“To facilitate sleep onset, you drop your core temperature and raise your peripheral temperature,” explains Professor Dawson. “And the hotter it gets, or the colder it gets, outside of what’s called the thermal neutral zone, the more difficult that is to do.”
For most people, the thermal neutral zone is considered to be between 18 to 28 degrees (in your bed, not outside).
“If you live in the tropics it tends to adjust up, if you live in a temperate climate it tends to adjust down,” Professor Dawson says.
If you are hotter than this, your body will not be able to lose sufficient heat to lower your core temperature.
Contrary to popular belief, it is unlikely that you are waking up on a hot night because you are dehydrated. Basically, says Professor Dawson, you’re waking up because your body is struggling to regulate its temperature.
Sydney resident Christopher Pearce, who lives in a terrace house with no airconditioning or ceiling fan, said he and his wife have developed tricks to beat the heat.
“We’ve been leaving the doors open, even the front door, I’ve been lying on the wooden floor boards until it’s cool enough at around midnight or a bit later,” Mr Pearce said.
“When the breeze comes through some times at night, with all the windows and doors open, it’s a bit better – but that’s something most people in the inner city wouldn’t normally do. I think it’s been pretty quiet, maybe when everyone’s back at work it might be a bit too busy to do that.”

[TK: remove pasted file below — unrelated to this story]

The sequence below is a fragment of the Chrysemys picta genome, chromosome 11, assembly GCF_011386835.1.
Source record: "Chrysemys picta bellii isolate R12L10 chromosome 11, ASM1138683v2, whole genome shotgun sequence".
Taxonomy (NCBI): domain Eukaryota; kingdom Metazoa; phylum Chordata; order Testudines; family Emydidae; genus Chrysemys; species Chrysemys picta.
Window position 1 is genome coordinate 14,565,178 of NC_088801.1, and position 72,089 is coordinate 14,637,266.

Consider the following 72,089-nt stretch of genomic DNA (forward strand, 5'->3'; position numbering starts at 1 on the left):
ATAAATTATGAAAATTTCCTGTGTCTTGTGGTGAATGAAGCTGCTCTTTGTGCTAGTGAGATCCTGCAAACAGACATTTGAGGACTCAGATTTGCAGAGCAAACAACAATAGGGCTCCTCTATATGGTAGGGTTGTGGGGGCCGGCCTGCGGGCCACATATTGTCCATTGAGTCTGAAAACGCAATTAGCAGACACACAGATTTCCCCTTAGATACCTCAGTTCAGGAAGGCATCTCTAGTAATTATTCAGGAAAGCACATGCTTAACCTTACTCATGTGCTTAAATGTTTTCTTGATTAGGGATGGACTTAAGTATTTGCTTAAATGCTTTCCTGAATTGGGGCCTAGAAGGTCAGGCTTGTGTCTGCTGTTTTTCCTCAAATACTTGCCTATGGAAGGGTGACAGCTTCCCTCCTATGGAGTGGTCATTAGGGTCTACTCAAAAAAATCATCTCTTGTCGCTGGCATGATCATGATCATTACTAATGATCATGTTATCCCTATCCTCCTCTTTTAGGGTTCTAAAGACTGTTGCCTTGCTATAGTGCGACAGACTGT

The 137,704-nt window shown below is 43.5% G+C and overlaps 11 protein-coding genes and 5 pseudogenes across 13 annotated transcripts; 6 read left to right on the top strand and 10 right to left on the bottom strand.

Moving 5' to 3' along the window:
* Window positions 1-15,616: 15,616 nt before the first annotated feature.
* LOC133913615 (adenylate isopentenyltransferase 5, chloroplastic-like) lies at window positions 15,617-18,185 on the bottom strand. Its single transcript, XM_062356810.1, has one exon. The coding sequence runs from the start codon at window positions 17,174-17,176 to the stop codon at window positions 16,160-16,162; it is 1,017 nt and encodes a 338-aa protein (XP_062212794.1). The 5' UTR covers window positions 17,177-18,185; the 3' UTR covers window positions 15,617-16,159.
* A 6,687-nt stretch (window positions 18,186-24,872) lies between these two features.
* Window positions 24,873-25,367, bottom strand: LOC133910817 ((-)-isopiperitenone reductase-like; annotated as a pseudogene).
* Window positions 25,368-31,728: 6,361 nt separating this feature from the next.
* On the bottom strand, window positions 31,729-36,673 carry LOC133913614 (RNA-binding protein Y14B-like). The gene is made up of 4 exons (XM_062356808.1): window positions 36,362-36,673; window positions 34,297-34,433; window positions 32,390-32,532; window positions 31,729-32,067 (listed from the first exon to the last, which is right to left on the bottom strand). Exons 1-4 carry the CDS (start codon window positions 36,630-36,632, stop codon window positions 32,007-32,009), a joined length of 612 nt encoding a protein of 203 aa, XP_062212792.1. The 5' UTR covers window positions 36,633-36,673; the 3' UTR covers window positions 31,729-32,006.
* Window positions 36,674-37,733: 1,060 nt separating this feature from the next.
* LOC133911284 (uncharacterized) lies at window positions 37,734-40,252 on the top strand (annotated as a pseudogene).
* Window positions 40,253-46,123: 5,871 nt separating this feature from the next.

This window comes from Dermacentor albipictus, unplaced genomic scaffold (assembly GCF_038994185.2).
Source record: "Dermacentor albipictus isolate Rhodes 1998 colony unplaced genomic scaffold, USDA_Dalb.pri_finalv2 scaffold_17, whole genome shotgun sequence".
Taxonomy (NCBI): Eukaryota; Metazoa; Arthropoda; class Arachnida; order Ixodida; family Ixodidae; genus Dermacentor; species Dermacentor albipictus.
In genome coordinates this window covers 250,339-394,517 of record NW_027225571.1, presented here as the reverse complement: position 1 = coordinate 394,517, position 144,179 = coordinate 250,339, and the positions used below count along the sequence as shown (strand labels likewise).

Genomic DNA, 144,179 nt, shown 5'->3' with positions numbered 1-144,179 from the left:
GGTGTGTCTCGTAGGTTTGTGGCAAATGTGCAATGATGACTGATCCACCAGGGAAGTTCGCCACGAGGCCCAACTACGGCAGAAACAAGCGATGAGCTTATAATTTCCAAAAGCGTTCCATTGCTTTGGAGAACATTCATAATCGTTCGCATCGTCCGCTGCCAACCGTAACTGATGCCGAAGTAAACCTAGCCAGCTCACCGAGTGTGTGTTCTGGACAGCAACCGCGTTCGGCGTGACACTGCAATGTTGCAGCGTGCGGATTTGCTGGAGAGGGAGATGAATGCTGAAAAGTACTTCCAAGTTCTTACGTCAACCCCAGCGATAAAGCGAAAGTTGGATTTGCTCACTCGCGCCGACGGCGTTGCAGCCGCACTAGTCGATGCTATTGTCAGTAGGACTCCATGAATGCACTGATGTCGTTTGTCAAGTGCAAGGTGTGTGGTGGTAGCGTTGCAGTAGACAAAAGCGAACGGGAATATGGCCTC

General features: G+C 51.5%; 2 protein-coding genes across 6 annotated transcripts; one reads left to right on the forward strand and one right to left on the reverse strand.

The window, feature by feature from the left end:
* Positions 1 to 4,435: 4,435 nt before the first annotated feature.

Mr Pearce also recommends having a cool shower and not drying off completely before bed. But as for personal fans, forget about them.
“They don’t work. They just push the hot air around. The only thing I’ve ever had that works is a ceiling fan.”
So, how else can you bring your environment within the thermal neutral zone?
The “sweet spot” room temperature for sleeping is between 17 and 19 degrees, Professor Peter Eastwood, president of the Sleep Health Foundation, says.
“Make your room dark, keep the noise down and remove things that go ‘ping’ in the night like phones. It’s about making your bedroom as good a sleep environment as possible.”
Removing the doona and using sheets in breathable fabrics such as linen or cotton will help, Professor Eastwood says, along with seasonal pyjamas, or just “go starkers”.
“I’ve heard some strange things – people putting their sheets in the freezer and things like that,” he said.
Mary Ward is a Lifestyle reporter for The Age, The Sydney Morning Herald, Brisbane Times and WAtoday.
Matt Bungard is a journalist for the Sydney Morning Herald.